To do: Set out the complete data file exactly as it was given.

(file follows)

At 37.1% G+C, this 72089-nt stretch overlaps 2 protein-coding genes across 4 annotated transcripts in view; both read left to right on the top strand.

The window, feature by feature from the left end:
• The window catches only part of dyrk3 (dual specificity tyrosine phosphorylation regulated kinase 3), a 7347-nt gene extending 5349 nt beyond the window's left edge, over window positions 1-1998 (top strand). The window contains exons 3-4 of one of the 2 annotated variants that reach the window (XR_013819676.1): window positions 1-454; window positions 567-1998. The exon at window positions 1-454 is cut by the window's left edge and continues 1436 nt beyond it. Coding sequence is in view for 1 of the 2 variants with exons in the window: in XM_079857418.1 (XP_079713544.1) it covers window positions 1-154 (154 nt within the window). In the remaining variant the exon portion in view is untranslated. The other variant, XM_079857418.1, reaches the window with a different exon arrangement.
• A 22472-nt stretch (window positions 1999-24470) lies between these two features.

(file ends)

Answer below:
At 37.1% G+C, this 72089-nt stretch overlaps 2 protein-coding genes across 4 annotated transcripts in view; both read left to right on the top strand.

The window, feature by feature from the left end:
• The window catches only part of dyrk3 (dual specificity tyrosine phosphorylation regulated kinase 3), a 7347-nt gene extending 5349 nt beyond the window's left edge, over window positions 1-1998 (top strand). The window contains exons 3-4 of one of the 2 annotated variants that reach the window (XR_013819676.1): window positions 1-454; window positions 567-1998. The exon at window positions 1-454 is cut by the window's left edge and continues 1436 nt beyond it. Coding sequence is in view for 1 of the 2 variants with exons in the window: in XM_079857418.1 (XP_079713544.1) it covers window positions 1-154 (154 nt within the window). In the remaining variant the exon portion in view is untranslated. The other variant, XM_079857418.1, reaches the window with a different exon arrangement.
• A 22472-nt stretch (window positions 1999-24470) lies between these two features.